THE PAST 10 DAYS HAVE BEEN STRESSFUL IN THE EXTREME, WE ARE SELLING OUR HOUSE AND SO I SPENT HOURS GETTING IT TO "HOUSE DOCTOR" STANDARD BEFORE HAVING 38 POTENTIAL BUYERS VIEW IT....NOW WE HAVE ACCEPTED AN OFFER. WHEW.
The Saffron Kitchen is Yasmin Crowther’s first novel, and to a certain extent it fits into the genre I mentioned on the blog back in May when I had just read 'Minaret'.
When Maryam’s schoolboy nephew Saeed arrives to live with them following the death of his mother in
Yet again I was struck by how women in some societies are so suppressed and how cultural norms tend towards such suppression. We have had a lot of discussion in the British media recently about so called “honour” killings, and in this book Maryam is subjected to unbelievably horrible treatment, ordered by her own father – who is a sophisticated, educated man of the world – and all in the name of honour, or rather, an imagined breach of honour. What Maryam experiences is so dreadful, so emotionally damaging, that it changes her whole personality; and despite her trying to bury the incident in her mind it festers like some tumour until years later it bursts forth.
I thought that the book dealt well with the emotional difficulties of going to live in a country that has a culture very different from what one is used to, and how no matter how successfully someone seems to have assimilated, they will still have a kernel of yearning for their childhood homeland, the homeland of the heart.
FREE AT LAST!! After 114 days of captivity Alan Johnston is free. Ranting has turned to Rejoicing for today. Frankly my rant seemed petty in the face of good news, so I binned it.
Speaking to the media this morning Alan Johnston compared his captivity with being buried alive, and I can imagine nothing worse than to be held captive by a group of volatile political extremists who threaten to kill you, it must be absolutely terrifying. The group holding him called themselves "The Army of Islam" and seemed to believe that by taking a hostage the British and Israeli Governments would accede to their demands. Johnston must have known that this would never happen - in fact it must never happen - because once goverments cave in and do deals with hostage takers, every one of their citizens becomes a potential hostage.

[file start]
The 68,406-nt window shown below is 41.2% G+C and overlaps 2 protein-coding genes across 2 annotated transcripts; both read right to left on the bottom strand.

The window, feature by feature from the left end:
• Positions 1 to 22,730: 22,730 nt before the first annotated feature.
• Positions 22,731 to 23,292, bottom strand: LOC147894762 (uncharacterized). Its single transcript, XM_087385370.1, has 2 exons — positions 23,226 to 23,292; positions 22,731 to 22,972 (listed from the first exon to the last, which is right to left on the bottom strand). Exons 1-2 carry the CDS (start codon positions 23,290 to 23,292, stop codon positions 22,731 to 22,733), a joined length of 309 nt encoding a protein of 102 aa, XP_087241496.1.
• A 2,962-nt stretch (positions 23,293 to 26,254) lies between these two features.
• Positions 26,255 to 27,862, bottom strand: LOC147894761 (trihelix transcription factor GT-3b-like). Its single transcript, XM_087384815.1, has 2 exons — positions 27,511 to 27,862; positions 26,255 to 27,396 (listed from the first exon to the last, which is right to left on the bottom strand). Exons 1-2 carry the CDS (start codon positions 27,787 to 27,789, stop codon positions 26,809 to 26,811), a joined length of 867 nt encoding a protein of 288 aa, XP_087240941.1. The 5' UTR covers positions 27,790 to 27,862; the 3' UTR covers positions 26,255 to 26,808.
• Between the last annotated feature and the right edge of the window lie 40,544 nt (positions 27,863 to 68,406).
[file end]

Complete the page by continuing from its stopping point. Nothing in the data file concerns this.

The big irony in Johnston's situation was that his captors had seized the one man who lived and worked in Gaza and who actually reported on the plight of the Palestinians to the wider world through his BBC broadcasts.
It is terrific for Alan, for his parents, family, friends and colleagues that he is free.
The next piece of great news would be to hear that little Madeline McCann has been found safe and well, but sad to say I think that is far more unlikely.
I love cumin, and I love meatballs, so when I found this recipe in a newspaper years ago I fell upon it with jdelight and have made it many, many times since.
This is a version of an ancient Iranian/Greek recipe from
SOUTZOUKAKIA (Lamb and cumin meatballs)
Cut the crusts off the slices of bread and put the slices in a bowl, pour in enough cold water so that the bread is just covered and leave to soak for 10 minutes.
Squeeze the bread dry and place it in a large mixing bowl together with the minced lamb, egg, peeled and crushed garlic, ground cumin and seasoning . Mix together with your hands until all is well blended and silky.
Put the flour into a shallow bowl.
Take a heaped teaspoonful of the lamb mixture, the size of a small walnut, and roll it into a small oval shape with your hands, set aside. Continue doing this until all the mixture is used up, then roll the meatballs in the flour until well coated, shake off excess flour.
Heat the oil in a large frying pan and cook the meatballs in batches, turning regularly, until they are lightly golden. Drain them on kitchen paper.
These can be eaten immediately or put in an oven-proof dish together with a good homemade tomato sauce and baked in the oven for 30 minutes then served with rice or noodles. They are also delicious stuffed into warm pitta bread together with a simple salad of tomato, lettuce and onion.